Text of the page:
We’re curious about how to maintain a beautiful relationship with our beloveds in the long term. As with most things in life, it does start with setting the proper foundation. Here are some things I’ve found that might shed some light.
Psychological studies on couples
In most cases, psychological studies on couples follow four dimensions:
1. Consensus (agreeing on foundational things like plans for the future, money, religion, politics, etc.)
2. Satisfaction (satisfaction the partners feel within and concerning the relationship)
3. ”Expression” (freedom and satisfaction of emotional and sexual expression in a couple; or more simply; intimacy)
4. Cohesion (team feeling in the couple and appreciation for common interests)
(source: “Psychology of the Romanian People” 2015, published by the Romanian clinical psychologist Daniel David, an adjunct professor at Icahn School of Medicine at Mount Sinai and the head of the Research Program at Albert Ellis Institute in New York)
According to several analyzes (explained in this book in detail), couples from various nations rank well on different dimensions. Some rate high in 2. satisfaction and 1. consensus, while others in 3. expression, and 4. cohesion. With all defining cultural values that individuals are influenced by, no country ranks high in all of them.
There are several nuances to deepen the studies. These include marriage (before, during, post/divorce), the age of each partner, whether the couple has children, and their socio-economic standing. Daniel David mentions them in his book, as he mentions the high divorce rate that threatens the stability of the organization of society around the family/couples. Unfortunately, he does not give a figure. I wish I knew.
From my coaching practice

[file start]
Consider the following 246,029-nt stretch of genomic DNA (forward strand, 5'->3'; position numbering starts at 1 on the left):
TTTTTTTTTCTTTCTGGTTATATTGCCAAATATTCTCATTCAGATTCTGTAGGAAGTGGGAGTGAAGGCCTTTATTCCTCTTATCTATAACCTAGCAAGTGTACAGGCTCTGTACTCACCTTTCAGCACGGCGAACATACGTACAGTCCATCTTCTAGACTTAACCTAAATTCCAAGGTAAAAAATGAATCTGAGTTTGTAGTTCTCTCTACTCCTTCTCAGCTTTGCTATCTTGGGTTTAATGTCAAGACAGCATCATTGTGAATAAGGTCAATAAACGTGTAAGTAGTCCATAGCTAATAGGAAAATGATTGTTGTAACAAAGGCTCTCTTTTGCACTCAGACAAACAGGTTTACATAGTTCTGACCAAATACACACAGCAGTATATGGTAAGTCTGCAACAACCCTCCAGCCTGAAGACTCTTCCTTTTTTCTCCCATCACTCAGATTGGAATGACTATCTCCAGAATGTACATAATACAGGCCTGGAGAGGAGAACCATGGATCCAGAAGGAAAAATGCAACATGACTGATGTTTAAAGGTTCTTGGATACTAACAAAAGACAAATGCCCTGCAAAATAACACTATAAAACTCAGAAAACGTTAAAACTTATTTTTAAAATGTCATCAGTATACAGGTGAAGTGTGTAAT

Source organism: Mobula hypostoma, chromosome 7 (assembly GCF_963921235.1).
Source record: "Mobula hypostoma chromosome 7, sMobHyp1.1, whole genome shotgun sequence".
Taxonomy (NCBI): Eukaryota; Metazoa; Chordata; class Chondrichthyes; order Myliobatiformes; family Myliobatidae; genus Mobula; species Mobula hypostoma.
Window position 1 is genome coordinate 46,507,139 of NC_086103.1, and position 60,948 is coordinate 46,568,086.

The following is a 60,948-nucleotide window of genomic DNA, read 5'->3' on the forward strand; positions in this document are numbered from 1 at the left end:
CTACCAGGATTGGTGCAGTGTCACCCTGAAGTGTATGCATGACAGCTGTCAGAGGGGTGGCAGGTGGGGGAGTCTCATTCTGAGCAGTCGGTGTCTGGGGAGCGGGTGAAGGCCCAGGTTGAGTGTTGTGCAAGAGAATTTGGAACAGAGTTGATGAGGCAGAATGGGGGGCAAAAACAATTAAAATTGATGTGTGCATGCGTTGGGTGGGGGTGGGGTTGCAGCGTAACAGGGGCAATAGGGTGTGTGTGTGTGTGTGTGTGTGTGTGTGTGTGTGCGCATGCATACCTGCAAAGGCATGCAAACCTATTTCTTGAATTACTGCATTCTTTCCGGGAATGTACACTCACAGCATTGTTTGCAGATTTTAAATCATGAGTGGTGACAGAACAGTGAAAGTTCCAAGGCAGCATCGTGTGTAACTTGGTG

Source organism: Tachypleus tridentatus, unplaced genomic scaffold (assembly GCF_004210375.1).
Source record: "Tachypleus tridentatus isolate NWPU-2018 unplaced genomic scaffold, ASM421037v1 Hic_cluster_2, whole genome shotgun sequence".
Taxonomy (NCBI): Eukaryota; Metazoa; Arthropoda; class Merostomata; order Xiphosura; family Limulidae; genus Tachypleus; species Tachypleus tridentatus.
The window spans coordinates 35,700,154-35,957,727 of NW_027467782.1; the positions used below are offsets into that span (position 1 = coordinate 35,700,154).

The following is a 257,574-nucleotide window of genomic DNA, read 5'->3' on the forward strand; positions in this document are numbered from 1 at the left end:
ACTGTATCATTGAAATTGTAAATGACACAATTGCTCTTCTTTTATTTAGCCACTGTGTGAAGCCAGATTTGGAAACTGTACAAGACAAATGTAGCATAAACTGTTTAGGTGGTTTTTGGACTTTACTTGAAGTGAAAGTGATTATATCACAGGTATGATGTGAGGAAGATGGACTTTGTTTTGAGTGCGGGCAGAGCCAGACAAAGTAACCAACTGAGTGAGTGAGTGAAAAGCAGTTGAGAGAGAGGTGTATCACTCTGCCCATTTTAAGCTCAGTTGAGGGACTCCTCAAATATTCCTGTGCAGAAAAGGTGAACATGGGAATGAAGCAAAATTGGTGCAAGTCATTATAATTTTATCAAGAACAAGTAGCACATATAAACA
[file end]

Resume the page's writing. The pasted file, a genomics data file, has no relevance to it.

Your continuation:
Sometimes couples seek my coaching practice. The tendency I’ve seen in my coaches was that usually, one partner attended sessions. And, in 99% of situations, that partner came retroactively (so after anger or dissatisfaction had already negatively impacted the couple’s “expression”).
Up to the moment of posting this article, I had only one coachee that came proactively, so before any trouble appeared. I don’t have scientific studies behind this following statement, but I have seen in practice that most people don’t work proactively on the quality of their “expression.”
The main issues and how coaching helps
Before going further, I will say this: most intimacy challenges originate in the consensus dimension (point 1. in the above list). As such, it’s advantageous to work proactively on your intimate relationship. It’s way better to invest in your relationship than waiting around until the time comes to fix it.
However, when trouble strikes, it might originate in 1. consensus, or 3. “expression.” Let’s look at the latter for now.
Sometimes intimacy problems reside in the intimate expression itself. So, trouble arises with how each partner embodies their pleasure and how that works in the couple dynamic. Here are the most frequent problems I’ve seen in my practice:
1. Past psycho-emotional wounds (abuses), yet unresolved. In such case, this can be worked in therapy only, as one needs to go back and work out all the complex changes that a wound brings about. Coaching can’t help here. Therapy gently takes you back in time, works with memories, emotions, and your nervous system to bring yourself to your power.
2. Misunderstanding of needs and values in intimacy. On the one hand, there is little quality information in the mainstream. On the other, there is little patience or openness to find out more about these. In essence, we do not have the mainstream culture yet open to this topic. Coaching can help a lot here. The heart of coaching is working on needs, values, or desires. In coaching, one analyzes and integrates them in the most beneficial way possible.
3. Stress, overwork, too many administrative or household responsibilities, and leaving “expression” for the second, third, or fourth place. Here, coaching can and does help! In essence, one begins by rearranging priorities and then returning to more “expressive” activities. The return is done in terms of mentality & mental focus, emotional disposition to being intimate, and actual embodiment—how one relates to their physical experiencing of their everyday life, including pleasure. Yes, once someone ignores “expression,” it takes a bit of work to get themselves back to more expressive states.
After this article, I must say that “expression” has a place of honor in my vocabulary. 🙂